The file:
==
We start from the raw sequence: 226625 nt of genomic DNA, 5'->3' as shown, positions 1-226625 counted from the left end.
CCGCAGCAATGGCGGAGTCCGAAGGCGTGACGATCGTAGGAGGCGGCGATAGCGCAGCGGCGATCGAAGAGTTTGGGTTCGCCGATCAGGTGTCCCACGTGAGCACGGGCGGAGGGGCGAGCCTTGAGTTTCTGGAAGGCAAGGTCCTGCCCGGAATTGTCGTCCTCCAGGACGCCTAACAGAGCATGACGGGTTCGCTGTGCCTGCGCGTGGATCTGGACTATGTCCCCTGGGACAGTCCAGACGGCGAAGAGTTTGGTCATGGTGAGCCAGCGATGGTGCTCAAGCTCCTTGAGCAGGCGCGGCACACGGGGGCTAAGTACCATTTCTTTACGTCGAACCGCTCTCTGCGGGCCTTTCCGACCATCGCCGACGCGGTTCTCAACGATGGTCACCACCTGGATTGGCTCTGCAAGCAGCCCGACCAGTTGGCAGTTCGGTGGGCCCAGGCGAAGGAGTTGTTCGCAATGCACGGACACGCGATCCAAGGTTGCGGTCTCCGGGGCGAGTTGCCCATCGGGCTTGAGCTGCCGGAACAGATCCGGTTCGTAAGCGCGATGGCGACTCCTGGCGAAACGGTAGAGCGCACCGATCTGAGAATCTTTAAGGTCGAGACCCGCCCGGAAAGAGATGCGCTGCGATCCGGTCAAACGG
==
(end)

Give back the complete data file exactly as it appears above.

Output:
We start from the raw sequence: 226625 nt of genomic DNA, 5'->3' as shown, positions 1-226625 counted from the left end.
CCGCAGCAATGGCGGAGTCCGAAGGCGTGACGATCGTAGGAGGCGGCGATAGCGCAGCGGCGATCGAAGAGTTTGGGTTCGCCGATCAGGTGTCCCACGTGAGCACGGGCGGAGGGGCGAGCCTTGAGTTTCTGGAAGGCAAGGTCCTGCCCGGAATTGTCGTCCTCCAGGACGCCTAACAGAGCATGACGGGTTCGCTGTGCCTGCGCGTGGATCTGGACTATGTCCCCTGGGACAGTCCAGACGGCGAAGAGTTTGGTCATGGTGAGCCAGCGATGGTGCTCAAGCTCCTTGAGCAGGCGCGGCACACGGGGGCTAAGTACCATTTCTTTACGTCGAACCGCTCTCTGCGGGCCTTTCCGACCATCGCCGACGCGGTTCTCAACGATGGTCACCACCTGGATTGGCTCTGCAAGCAGCCCGACCAGTTGGCAGTTCGGTGGGCCCAGGCGAAGGAGTTGTTCGCAATGCACGGACACGCGATCCAAGGTTGCGGTCTCCGGGGCGAGTTGCCCATCGGGCTTGAGCTGCCGGAACAGATCCGGTTCGTAAGCGCGATGGCGACTCCTGGCGAAACGGTAGAGCGCACCGATCTGAGAATCTTTAAGGTCGAGACCCGCCCGGAAAGAGATGCGCTGCGATCCGGTCAAACGG